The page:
Start With the Floorplan
Not only is determining the size of the space an important first step, but also the exact location relative to the home. Perhaps placing the outdoor kitchen next to the carriage house makes the most sense for entertaining guests or perhaps the view from the main living area means the outdoor kitchen moves to the side. If hosting friends and family in the space for meals is frequent enough, it may make sense to keep the space close to the main kitchen to avoid long trips between the two when carrying food or cooking items. It’s also important to consider where any grill smoke or exhaust will go when in use, so that wafting toward the main home can be avoided. Be conscious of how certain building materials will be affected by weather when deciding what to incorporate. Some stone (like marble) becomes slippery when wet while others might not stand up to grease splatters or food stains.
Choose Appliances Carefully
Not only do the size of selected appliances dictate how the space will be designed and laid out, but so does the quality. Aim for the best possible model your budget can accommodate that will stand up to the indoor/outdoor weather and elements. Materials like stainless steel and ceramic are fairly low-maintenance and are tough enough to endure wind, rain and sun. Standard outdoor kitchen items include a stove/grill (either gas, charcoal or both), a sink and a refrigerator, with sizes varying depending on the homeowner’s intended use for each. For example, a small wet-bar-sized sink may be plenty for someone who only needs to rinse items, but a full-size sink may be best for larger cooking projects and cleanup.
Storage & Prep
Just as you would consider cooking habits and need when planning an indoor kitchen, the same rules apply when designing an outdoor kitchen. Each cook has varying preferences for preparing a meal and these must be taken into account here as well. Does a large prep space requirement mean more outdoor counter space is needed? Yes. Does one need extra storage space to hide clutter like dishes, utensils and grilling materials? Yes. Will guests need counter space to eat and drink or will a separate table be available? Imagine how the space will be used, how many will be entertained at once and what surfaces will be needed.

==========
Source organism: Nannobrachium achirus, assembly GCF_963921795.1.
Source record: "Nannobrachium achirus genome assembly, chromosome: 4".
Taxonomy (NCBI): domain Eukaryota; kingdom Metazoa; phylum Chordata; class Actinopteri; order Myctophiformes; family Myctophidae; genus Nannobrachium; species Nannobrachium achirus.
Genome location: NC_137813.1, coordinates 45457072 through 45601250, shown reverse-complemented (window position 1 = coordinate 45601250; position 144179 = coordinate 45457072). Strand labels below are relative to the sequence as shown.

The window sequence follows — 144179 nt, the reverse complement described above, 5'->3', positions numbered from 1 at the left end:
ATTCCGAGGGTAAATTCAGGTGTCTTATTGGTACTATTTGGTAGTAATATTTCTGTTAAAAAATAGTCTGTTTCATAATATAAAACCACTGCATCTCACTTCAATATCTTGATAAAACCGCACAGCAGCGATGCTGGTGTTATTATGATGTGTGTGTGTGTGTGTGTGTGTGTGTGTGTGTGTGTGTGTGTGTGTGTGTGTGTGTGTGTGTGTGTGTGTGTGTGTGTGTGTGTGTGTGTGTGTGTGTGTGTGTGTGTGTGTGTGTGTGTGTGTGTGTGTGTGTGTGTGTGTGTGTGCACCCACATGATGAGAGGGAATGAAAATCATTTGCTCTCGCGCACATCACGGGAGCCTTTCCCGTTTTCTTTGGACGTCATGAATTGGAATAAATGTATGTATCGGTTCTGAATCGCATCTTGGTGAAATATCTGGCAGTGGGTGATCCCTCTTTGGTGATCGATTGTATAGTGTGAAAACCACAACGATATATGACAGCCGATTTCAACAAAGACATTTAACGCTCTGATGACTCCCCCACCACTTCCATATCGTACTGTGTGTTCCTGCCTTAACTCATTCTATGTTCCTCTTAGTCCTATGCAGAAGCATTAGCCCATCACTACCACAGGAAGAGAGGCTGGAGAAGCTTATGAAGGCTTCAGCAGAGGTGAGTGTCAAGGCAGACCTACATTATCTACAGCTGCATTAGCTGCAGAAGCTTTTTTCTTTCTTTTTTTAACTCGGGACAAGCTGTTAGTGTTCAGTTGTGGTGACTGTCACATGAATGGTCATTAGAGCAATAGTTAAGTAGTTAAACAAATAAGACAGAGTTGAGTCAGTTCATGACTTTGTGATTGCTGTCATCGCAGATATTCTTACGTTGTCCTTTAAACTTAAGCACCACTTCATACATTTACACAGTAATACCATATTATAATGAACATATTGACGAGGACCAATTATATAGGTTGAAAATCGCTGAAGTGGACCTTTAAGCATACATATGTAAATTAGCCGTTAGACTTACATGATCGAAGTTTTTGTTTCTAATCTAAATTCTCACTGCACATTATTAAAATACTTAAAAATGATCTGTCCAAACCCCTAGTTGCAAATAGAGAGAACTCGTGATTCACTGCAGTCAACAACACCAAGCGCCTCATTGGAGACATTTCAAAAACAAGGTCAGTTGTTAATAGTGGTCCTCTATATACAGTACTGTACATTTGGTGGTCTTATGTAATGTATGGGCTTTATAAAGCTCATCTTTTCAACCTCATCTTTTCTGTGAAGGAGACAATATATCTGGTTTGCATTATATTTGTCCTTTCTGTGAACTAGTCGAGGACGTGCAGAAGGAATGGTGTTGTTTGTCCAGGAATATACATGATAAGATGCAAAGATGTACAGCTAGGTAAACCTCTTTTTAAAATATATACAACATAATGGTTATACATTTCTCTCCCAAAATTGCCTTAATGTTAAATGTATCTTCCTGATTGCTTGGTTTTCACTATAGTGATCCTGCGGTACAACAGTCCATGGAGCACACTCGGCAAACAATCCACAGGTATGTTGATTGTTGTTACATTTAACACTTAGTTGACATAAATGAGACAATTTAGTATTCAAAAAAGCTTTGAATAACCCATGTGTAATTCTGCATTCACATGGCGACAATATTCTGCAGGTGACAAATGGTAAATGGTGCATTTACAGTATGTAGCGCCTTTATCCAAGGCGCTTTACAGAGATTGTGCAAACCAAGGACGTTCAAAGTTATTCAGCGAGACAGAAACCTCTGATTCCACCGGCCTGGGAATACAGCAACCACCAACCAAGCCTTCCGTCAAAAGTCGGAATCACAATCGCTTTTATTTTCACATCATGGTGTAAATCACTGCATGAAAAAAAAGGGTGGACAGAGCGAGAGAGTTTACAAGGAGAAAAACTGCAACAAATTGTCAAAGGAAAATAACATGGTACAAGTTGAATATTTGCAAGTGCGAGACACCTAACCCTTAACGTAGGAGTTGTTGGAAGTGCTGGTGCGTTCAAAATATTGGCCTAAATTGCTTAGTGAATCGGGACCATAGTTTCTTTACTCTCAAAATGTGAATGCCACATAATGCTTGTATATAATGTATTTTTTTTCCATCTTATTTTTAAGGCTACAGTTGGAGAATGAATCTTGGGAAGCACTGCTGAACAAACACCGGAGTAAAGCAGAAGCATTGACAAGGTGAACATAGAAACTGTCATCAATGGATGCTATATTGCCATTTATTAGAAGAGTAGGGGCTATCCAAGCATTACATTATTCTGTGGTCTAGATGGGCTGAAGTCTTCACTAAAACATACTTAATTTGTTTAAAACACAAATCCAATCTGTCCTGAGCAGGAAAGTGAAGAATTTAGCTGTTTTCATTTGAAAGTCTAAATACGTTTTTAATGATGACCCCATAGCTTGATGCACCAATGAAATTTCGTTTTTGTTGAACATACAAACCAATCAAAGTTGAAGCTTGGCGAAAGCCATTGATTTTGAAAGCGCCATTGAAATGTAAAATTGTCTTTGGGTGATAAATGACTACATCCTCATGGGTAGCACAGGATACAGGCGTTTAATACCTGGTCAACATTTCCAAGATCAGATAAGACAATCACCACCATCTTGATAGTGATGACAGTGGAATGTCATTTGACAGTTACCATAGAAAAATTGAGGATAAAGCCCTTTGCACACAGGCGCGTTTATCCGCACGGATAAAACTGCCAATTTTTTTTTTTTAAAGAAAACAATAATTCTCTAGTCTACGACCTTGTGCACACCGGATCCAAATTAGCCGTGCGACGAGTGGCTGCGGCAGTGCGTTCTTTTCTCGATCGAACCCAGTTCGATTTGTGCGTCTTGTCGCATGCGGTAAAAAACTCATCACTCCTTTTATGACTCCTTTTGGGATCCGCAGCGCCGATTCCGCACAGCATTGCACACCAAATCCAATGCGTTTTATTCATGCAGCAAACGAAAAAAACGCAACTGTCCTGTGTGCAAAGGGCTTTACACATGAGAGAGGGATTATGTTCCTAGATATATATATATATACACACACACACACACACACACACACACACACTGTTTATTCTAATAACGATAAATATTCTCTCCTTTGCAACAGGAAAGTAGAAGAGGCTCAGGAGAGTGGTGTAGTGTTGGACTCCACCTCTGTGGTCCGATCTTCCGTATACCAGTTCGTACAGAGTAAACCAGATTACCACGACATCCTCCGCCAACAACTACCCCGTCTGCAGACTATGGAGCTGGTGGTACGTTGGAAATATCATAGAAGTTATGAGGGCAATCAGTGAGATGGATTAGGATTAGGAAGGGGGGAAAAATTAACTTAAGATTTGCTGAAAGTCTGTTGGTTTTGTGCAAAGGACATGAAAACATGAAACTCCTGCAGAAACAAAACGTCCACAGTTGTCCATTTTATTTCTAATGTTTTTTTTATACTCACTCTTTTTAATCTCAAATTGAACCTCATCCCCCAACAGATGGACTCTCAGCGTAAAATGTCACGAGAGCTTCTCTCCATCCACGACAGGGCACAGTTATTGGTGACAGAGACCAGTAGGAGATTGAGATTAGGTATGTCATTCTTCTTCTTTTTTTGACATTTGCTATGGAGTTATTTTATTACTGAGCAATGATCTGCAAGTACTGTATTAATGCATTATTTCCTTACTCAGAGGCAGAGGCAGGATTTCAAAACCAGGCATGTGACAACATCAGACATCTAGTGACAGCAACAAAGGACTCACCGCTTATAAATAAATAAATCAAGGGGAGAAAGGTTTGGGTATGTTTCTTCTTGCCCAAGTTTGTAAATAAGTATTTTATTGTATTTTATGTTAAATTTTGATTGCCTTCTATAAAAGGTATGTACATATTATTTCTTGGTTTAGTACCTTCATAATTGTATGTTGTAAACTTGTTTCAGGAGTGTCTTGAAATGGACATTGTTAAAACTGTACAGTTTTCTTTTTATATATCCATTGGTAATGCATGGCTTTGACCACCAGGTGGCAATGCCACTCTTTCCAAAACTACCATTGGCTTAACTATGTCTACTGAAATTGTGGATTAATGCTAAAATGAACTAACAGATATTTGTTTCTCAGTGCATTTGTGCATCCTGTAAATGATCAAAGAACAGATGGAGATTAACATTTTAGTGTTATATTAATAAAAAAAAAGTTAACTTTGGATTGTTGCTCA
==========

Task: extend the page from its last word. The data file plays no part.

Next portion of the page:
Take Note From Indoor Comfort
Since weather plays such a large role in outdoor living, be sure to account for Mother Nature. Plan to include shelter from the sun or rain in the form of a roof overhang, pergola or simply by incorporating spacious patio umbrellas. The summer heat may call for breezy overhead fans to keep the space cool and comfortable, while winter months might require the addition of a firepit, fireplace or a chic outdoor heater.
Set the Mood
Lighting and ambiance play a huge role in defining how the outdoor space looks and feels. Determine electrical needs for fans, lanterns, café lights, perhaps a soft glow along a footpath or even an television. Not only do the right lighting selections set the mood but also allow homeowners to cook and enjoy the space after the sun goes down. In addition, our clients often opt for built-in elements for a more custom look including stone benches, fireplaces or firepits and custom outdoor flooring. Add furniture, side tables and plenty of cozy cushions to fine-tune the desired look.
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